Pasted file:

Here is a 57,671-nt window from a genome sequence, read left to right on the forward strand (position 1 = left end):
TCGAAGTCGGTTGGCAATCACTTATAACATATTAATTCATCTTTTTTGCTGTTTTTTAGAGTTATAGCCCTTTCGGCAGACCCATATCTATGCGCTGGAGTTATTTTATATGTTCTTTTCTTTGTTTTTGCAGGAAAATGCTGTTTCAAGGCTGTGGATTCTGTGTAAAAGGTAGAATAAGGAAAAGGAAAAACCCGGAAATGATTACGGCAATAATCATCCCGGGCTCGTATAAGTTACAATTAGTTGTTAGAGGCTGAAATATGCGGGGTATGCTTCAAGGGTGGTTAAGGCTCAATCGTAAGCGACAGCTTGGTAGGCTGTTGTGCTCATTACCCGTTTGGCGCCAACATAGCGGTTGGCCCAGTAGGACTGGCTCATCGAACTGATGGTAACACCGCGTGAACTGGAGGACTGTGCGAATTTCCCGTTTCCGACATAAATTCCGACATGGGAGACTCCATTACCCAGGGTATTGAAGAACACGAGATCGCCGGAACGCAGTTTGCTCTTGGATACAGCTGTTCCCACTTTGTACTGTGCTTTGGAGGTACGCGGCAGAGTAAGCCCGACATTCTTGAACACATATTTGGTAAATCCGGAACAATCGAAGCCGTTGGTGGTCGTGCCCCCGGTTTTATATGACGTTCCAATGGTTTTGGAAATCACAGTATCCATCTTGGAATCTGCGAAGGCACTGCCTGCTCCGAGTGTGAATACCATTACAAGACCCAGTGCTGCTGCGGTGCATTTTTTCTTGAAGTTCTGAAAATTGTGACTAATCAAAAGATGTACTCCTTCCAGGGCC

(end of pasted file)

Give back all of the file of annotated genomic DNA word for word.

Here is a 57,671-nt window from a genome sequence, read left to right on the forward strand (position 1 = left end):
TCGAAGTCGGTTGGCAATCACTTATAACATATTAATTCATCTTTTTTGCTGTTTTTTAGAGTTATAGCCCTTTCGGCAGACCCATATCTATGCGCTGGAGTTATTTTATATGTTCTTTTCTTTGTTTTTGCAGGAAAATGCTGTTTCAAGGCTGTGGATTCTGTGTAAAAGGTAGAATAAGGAAAAGGAAAAACCCGGAAATGATTACGGCAATAATCATCCCGGGCTCGTATAAGTTACAATTAGTTGTTAGAGGCTGAAATATGCGGGGTATGCTTCAAGGGTGGTTAAGGCTCAATCGTAAGCGACAGCTTGGTAGGCTGTTGTGCTCATTACCCGTTTGGCGCCAACATAGCGGTTGGCCCAGTAGGACTGGCTCATCGAACTGATGGTAACACCGCGTGAACTGGAGGACTGTGCGAATTTCCCGTTTCCGACATAAATTCCGACATGGGAGACTCCATTACCCAGGGTATTGAAGAACACGAGATCGCCGGAACGCAGTTTGCTCTTGGATACAGCTGTTCCCACTTTGTACTGTGCTTTGGAGGTACGCGGCAGAGTAAGCCCGACATTCTTGAACACATATTTGGTAAATCCGGAACAATCGAAGCCGTTGGTGGTCGTGCCCCCGGTTTTATATGACGTTCCAATGGTTTTGGAAATCACAGTATCCATCTTGGAATCTGCGAAGGCACTGCCTGCTCCGAGTGTGAATACCATTACAAGACCCAGTGCTGCTGCGGTGCATTTTTTCTTGAAGTTCTGAAAATTGTGACTAATCAAAAGATGTACTCCTTCCAGGGCC